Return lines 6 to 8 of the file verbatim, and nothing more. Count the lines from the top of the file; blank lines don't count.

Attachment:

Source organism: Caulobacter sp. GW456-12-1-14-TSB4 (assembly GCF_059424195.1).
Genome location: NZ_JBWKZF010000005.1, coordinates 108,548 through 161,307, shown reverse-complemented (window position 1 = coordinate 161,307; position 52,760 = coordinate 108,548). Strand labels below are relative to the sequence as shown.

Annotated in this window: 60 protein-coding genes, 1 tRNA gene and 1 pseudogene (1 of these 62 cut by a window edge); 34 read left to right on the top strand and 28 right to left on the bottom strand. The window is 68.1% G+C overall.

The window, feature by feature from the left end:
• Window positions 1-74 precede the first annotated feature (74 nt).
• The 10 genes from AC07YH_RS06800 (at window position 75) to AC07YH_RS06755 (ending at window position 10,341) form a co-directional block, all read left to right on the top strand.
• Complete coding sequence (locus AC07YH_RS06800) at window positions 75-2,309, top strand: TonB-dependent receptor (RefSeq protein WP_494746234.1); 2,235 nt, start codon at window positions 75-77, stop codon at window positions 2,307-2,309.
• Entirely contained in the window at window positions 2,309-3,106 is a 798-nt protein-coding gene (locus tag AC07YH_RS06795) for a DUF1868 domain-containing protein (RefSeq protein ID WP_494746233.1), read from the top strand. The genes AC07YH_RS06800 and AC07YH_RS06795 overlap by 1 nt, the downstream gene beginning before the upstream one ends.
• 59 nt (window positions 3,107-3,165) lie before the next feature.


• The 10 genes from AC07YH_RS06800 (at window position 75) to AC07YH_RS06755 (ending at window position 10,341) form a co-directional block, all read left to right on the top strand.
• Complete coding sequence (locus AC07YH_RS06800) at window positions 75-2,309, top strand: TonB-dependent receptor (RefSeq protein WP_494746234.1); 2,235 nt, start codon at window positions 75-77, stop codon at window positions 2,307-2,309.
• Entirely contained in the window at window positions 2,309-3,106 is a 798-nt protein-coding gene (locus tag AC07YH_RS06795) for a DUF1868 domain-containing protein (RefSeq protein ID WP_494746233.1), read from the top strand. The genes AC07YH_RS06800 and AC07YH_RS06795 overlap by 1 nt, the downstream gene beginning before the upstream one ends.